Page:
House Finance Committee poised for makeover

PROVIDENCE, R.I. – With the General Assembly starting its new session Tuesday, the legislature's most powerful committee - the House Finance Committee - is about to go through a drastic makeover. The committee faces a steep learning curve just as the state approaches a gaping budget deficit for the next fiscal year.

The most recent chairman of the House Finance Committee, Steven Costantino, used to keep a photo in his State House office showing him with his head in his hands. That same head-in-hands frustration is familiar to former state rep Tony Pires, because he led House Finance for nine years, starting in 1992.

"I knew that feeling impeccably," Pires says. "It is something that changes you. You know, I think if it's looked at in the right way, it just humbles you in terms of the enormity of the responsibility."

That responsibility is now even more enormous since Rhode Island faces an almost $300 million deficit for the fiscal year starting July 1. That would make for a challenging situation under normal circumstances. But these aren't normal times.

"I wouldn't be telling the truth if I didn't say I was concerned," says House Speaker Gordon Fox.

Fox is especially anxious because of a looming double whammy: The first part is that almost $300 million deficit, most of it caused by the loss of $240 million in federal stimulus money. The second part is that the House Finance Committee is going through its greatest turnover in a generation.

Half its 16 members are no longer in office, most of them lost their re-election bids. The knowledgeable former chairman Steven Costantino, lost his run for mayor of Providence and has since landed a job in the Chafee administration.

Speaker Fox says the evaporation of all this institutional memory will take a toll.

"A lot of the work is based about experience and knowing where you're going from where you came," he says, "so we've lost a lot of experience on that committee."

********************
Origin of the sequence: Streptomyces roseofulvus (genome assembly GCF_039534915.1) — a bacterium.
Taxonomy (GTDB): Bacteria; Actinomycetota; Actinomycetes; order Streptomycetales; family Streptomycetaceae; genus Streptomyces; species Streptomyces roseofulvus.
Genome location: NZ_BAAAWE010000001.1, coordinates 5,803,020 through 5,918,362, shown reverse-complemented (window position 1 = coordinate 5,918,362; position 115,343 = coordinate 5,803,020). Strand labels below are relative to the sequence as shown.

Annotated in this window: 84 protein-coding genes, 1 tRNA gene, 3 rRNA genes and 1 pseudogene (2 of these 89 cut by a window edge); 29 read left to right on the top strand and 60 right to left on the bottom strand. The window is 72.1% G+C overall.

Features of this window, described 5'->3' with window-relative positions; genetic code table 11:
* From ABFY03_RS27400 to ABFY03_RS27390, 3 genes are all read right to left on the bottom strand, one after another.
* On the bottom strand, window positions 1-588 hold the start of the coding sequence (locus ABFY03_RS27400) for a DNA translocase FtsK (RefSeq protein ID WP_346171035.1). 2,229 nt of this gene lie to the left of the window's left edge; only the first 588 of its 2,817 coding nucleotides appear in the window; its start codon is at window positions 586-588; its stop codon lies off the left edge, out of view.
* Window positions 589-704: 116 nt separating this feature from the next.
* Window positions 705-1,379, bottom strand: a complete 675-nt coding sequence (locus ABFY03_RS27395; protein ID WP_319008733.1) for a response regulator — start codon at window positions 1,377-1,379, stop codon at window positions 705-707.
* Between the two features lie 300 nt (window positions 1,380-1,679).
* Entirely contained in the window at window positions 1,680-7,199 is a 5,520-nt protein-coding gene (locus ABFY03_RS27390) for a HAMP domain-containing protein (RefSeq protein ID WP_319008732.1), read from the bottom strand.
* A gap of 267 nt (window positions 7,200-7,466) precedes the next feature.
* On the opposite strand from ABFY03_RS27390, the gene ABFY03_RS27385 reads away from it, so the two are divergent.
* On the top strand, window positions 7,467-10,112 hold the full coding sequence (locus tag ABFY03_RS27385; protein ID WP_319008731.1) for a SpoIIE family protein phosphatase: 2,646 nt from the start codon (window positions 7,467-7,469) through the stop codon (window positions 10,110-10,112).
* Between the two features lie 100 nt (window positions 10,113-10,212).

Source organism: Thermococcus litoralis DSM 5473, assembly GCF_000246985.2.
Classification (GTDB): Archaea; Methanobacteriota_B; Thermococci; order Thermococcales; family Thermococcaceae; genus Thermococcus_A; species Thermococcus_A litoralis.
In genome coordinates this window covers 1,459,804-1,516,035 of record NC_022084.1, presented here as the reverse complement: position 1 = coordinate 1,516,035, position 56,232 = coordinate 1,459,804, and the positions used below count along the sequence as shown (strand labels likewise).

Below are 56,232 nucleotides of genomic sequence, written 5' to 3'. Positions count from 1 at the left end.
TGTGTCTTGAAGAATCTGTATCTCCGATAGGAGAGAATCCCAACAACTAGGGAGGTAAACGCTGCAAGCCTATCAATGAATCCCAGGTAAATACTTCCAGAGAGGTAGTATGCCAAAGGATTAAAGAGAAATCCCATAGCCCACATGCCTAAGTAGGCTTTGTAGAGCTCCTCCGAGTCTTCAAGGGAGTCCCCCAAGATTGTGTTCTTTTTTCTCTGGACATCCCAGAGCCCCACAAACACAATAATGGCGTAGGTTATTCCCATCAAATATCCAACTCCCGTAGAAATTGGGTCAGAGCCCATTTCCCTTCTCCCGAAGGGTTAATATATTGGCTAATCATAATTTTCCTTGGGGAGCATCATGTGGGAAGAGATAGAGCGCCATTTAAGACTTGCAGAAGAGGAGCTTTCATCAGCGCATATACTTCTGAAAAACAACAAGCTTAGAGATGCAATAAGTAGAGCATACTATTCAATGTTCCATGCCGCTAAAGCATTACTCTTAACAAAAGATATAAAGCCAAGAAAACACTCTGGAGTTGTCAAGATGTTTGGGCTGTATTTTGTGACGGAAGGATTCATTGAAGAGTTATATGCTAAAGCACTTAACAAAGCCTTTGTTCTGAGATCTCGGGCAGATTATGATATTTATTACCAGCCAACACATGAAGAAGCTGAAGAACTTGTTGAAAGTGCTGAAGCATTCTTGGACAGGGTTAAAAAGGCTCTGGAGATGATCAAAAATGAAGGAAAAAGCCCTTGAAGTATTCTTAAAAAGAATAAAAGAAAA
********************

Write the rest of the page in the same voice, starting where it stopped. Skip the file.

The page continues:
The House Finance Committee plays a vital role since it's the first place where the state budget lands after being proposed by the governor during the third week in January. Gary Sasse is a former state revenue director for Governor Don Carcieri.

"The House Finance Committee is responsible to vet the budget, and effectively, the House Finance Committee serves as a check and balance on the governor," Sasse says, "because not only do they enact the budget, but they're also responsible for monitoring its implementation."

And for now, it hasn't been established just who Speaker Fox will pick to lead House Finance in the new session. Three reps have expressed interest in chairing House Finance, including John DeSimone of Providence and Raymond Gallison of Bristol.

But in a signal that he's the frontrunner, House Finance vice chairman Helio Melo used former chairman Costantino's emptied-out State House office for a recent interview. A crate for one of Melo's dogs sat unoccupied in a corner. Like Fox, Melo declines to offer specifics on how the state might come to terms with the looming deficit.

"I do believe there will be challenges," Melo says, "but everyone working together, we'll make it through."

One bright spot is how House Finance's permanent advisory staff gets high marks from observers like former state revenue director Gary Sasse.

The Finance Committee does its work in Room 35 in the State House basement. At the front of the long room, the committee members sit arrayed behind a raised panel of chairs arranged like a half-circle. There are rows of chairs facing the panel for the audience of business people, union officials, and municipal leaders, and other lobbyists who attend committee meetings.

In the run-up to the new legislative session, Room 35 remained desolate. But it won't be long before the committee room is full of sharp debate as House Finance begins to wrestle with the task of resolving Rhode Island's latest budget deficit.

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